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LEADER 00000cam  2200709Li 4500 
001    47011108 
003    OCoLC 
005    20170929044351.4 
006    m     o  d         
007    cr cn||||||||| 
008    010411s1996    ctu     ob    001 0 eng d 
019    960738233 
020    0585365601|q(electronic bk.) 
020    9780585365602|q(electronic bk.) 
020    |z0300066821 
020    |z9780300066821 
020    |z0300076525 
020    |z9780300076523 
035    (OCoLC)47011108|z(OCoLC)960738233 
040    N$T|beng|epn|erda|cN$T|dOCL|dOCLCQ|dYDXCP|dOCLCG|dOCLCQ
043    n-us--- 
049    MAIN 
050  4 HQ759|b.H37 1996eb 
060  4 HQ 759|bH425c 1996 
072  7 FAM|x032000|2bisacsh 
082 04 306.874/3|220 
100 1  Hays, Sharon,|d1956-|0
245 14 The cultural contradictions of motherhood /|cSharon Hays. 
264  1 New Haven :|bYale University Press,|c[1996] 
264  4 |c©1996 
300    1 online resource (xv, 252 pages) 
336    text|btxt|2rdacontent 
337    computer|bc|2rdamedia 
338    online resource|bcr|2rdacarrier 
340    |gpolychrome|2rdacc|0
347    text file|2rdaft|0
504    Includes bibliographical references (pages 227-244) and 
505 0  Why can't a mother be more like a businessman? -- From 
       rods to reasoning : the historical construction of 
       intensive mothering -- "What every baby knows" : 
       contemporary advice on appropriate child rearing -- 
       Sorting the mail : the social bases of variations in 
       mothering -- Intensive mothering : women's work on behalf 
       of the sacred child -- The mommy wars : ambivalence, 
       ideological work, and the cultural contradictions of 
       motherhood -- Love, self-interest, power, and opposition :
       untangling the roots of intensive mothering. 
520    Working mothers today confront not only conflicting 
       demands on their time and energy but also conflicting 
       ideas about how they are to behave: they must be nurturing
       and unselfish while engaged in child rearing but 
       competitive and ambitious at work. As more and more women 
       enter the workplace, it would seem reasonable for society 
       to make mothering a simpler and more efficient task. 
       Instead, Sharon Hays points out in this original and 
       provocative book, an ideology of "intensive mothering" has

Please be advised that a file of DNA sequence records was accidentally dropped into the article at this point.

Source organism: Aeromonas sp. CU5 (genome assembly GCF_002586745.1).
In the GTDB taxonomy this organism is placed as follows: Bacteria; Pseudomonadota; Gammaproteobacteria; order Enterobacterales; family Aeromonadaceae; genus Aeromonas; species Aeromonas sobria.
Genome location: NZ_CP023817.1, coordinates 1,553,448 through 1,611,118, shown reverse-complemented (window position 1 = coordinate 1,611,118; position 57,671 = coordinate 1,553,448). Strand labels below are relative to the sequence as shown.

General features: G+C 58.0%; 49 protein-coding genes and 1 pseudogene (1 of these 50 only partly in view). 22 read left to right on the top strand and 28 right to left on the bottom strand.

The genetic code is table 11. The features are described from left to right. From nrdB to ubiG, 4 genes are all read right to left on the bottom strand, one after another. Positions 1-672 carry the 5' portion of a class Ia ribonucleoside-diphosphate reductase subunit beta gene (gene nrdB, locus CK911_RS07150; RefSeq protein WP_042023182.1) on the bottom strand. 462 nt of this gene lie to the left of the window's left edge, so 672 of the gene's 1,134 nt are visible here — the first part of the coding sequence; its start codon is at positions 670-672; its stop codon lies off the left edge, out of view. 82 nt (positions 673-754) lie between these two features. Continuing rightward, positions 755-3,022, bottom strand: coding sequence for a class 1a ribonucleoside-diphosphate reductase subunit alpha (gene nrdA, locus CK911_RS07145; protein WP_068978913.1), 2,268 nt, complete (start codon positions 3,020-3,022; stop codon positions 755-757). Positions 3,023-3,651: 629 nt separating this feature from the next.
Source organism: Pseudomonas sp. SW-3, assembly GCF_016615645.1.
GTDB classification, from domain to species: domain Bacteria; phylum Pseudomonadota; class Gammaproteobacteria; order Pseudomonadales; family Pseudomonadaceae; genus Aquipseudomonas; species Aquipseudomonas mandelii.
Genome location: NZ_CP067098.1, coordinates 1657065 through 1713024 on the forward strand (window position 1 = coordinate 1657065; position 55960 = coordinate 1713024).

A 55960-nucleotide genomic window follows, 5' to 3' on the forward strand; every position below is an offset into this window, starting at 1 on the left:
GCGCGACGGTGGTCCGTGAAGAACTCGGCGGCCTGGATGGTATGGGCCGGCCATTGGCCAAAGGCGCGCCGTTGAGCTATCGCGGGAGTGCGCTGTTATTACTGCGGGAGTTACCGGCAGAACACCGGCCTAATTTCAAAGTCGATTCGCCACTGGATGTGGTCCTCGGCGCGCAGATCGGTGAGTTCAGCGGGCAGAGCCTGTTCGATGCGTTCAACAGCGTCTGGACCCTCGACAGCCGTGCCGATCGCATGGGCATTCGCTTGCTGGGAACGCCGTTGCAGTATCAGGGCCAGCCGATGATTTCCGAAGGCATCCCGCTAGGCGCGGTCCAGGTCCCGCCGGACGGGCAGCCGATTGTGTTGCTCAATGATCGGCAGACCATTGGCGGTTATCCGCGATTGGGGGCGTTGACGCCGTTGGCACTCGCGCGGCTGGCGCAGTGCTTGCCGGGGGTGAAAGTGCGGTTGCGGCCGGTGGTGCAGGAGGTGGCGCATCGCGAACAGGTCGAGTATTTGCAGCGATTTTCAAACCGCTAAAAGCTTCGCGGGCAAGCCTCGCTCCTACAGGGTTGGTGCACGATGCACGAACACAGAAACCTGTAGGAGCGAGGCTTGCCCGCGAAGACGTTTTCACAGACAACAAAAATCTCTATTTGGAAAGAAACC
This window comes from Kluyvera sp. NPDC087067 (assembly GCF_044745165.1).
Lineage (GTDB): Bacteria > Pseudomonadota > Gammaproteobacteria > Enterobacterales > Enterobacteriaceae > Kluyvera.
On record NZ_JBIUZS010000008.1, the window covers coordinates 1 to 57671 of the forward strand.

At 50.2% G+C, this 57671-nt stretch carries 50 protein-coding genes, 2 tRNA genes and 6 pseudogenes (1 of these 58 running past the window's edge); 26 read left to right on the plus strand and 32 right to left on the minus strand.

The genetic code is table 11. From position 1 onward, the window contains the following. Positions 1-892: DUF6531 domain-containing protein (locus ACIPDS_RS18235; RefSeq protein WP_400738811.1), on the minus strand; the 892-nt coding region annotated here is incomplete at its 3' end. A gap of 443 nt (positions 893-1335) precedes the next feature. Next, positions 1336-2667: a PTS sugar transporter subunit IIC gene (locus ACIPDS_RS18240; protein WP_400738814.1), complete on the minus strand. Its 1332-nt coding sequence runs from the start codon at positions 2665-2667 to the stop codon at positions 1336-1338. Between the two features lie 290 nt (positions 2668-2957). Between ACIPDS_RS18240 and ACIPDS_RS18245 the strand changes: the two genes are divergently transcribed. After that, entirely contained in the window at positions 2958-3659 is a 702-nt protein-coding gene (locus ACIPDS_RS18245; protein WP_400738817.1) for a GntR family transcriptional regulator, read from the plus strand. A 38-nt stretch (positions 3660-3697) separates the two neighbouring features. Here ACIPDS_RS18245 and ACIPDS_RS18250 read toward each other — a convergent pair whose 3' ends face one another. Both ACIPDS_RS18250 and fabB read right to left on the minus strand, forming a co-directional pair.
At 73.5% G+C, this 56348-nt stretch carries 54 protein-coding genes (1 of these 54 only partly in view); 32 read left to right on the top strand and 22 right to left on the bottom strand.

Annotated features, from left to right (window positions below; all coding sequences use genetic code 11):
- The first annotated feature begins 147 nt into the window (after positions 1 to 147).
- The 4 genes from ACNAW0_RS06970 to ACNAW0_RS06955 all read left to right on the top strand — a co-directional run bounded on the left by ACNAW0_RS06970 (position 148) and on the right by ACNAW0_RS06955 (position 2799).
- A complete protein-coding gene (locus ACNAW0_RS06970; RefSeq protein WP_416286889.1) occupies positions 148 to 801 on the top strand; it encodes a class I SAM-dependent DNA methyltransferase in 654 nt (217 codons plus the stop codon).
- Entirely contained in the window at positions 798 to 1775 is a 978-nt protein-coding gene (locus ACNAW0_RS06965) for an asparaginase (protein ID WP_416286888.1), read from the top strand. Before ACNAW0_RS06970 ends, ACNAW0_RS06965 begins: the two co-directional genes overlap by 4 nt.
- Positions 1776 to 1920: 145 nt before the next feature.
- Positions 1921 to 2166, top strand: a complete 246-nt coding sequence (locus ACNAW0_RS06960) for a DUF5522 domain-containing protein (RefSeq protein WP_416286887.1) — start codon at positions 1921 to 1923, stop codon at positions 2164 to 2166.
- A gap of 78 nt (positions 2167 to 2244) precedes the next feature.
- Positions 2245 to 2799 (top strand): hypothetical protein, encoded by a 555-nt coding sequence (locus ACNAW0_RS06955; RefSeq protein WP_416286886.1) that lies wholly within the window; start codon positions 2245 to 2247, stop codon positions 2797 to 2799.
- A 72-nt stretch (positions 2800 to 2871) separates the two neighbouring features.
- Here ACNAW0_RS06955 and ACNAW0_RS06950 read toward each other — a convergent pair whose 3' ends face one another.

developed that only exacerbates the tensions working 
       mothers face. Drawing on ideas about mothering since the 
       Middle Ages, on contemporary child-rearing manuals, and on
       in-depth interviews with mothers from a range of social 
       classes, Hays traces the evolution of the ideology of 
       intensive mothering - an ideology that holds the 
       individual mother primarily responsible for child rearing 
       and dictates that the process is to be child-centered, 
       expert-guided, emotionally absorbing, labor-intensive, and
       financially expensive. Hays argues that these ideas about 
       appropriate mothering stem from a fundamental ambivalence 
       about a system based solely on the competitive pursuit of 
       individual interests. In attempting to deal with our deep 
       uneasiness about self-interest, we have imposed 
       unrealistic and unremunerated obligations and commitments 
       on mothering, making it into an opposing force, a primary 
       field on which this cultural ambivalence is played out. 
586    American Sociological Association Distinguished Scholarly 
       Publication Award, honorable mention, 1998. 
588 0  Print version record. 
650  0 Motherhood.|0
650  0 Mothers|zUnited States.|0
650 12 Mothers|xpsychology.|0
650 12 Women, Working|xpsychology.|0
650 12 Maternal Behavior|xpsychology.|0
651  2 United States.|0 
650 22 Child Rearing.|0 
650 22 Mother-Child Relations.|0
650 22 Gender Identity.|0 
650 22 Sociology.|0 
655  4 Electronic books. 
776 08 |iPrint version:|aHays, Sharon, 1956-|tCultural 
       contradictions of motherhood.|dNew Haven : Yale University
       Press, ©1996|z0300066821|w(DLC)   96010262
956 40 |u
       db=nlebk&AN=52820|zView online 
970 01 |tPreface 
970 11 |l1|tWhy Can't a Mother Be More Like a Businessman?|p1 
970 11 |l2|tFrom Rods to Reasoning: The Historical Construction 
       of Intensive Mothering|p19 
970 11 |l3|t"What Every Baby Knows": Contemporary Advice on 
       Appropriate Child Rearing|p51 
970 11 |l4|tSorting the Mail: The Social Bases of Variations in 
970 11 |l5|tIntensive Mothering: Women's Work on Behalf of the 
       Sacred Child|p97 
970 11 |l6|tThe Mommy Wars: Ambivalence, Ideological Work, and 
       the Cultural Contradictions of Motherhood|p131 
970 11 |l7|tLove, Self-Interest, Power, and Opposition: 
       Untangling the Roots of Intensive Mothering|p152 
970 11 |lAppendix A|tInterview Questions|p179 
970 11 |lAppendix B|tSurvey Questionnaire|p182 
970 01 |tNotes|p195 
970 01 |tBibliography|p227 
970 01 |tIndex|p245 
971    |d19980821 
990    eBooks on EBSCOhost|bEBSCO eBook Subscription Academic 
       Collection - North America|c2017-09-29|yMaster record 
       variable field(s) change: 650|5OHN 
990    eBooks on EBSCOhost|bEBSCO eBook Subscription Academic 
       Collection - North America|c2017-02-17|yMaster record 
       encoding level change|5OHN 
990    eBooks on EBSCOhost|bEBSCO eBook Subscription Academic 
       Collection - North America|c2016-10-21|yMaster record 
       variable field(s) change: 505, 650 
990    eBooks on EBSCOhost|bEBSCO eBook Subscription Academic 
       Collection - North America|c2016-04-08|yMaster record 
       variable field(s) change: 245 
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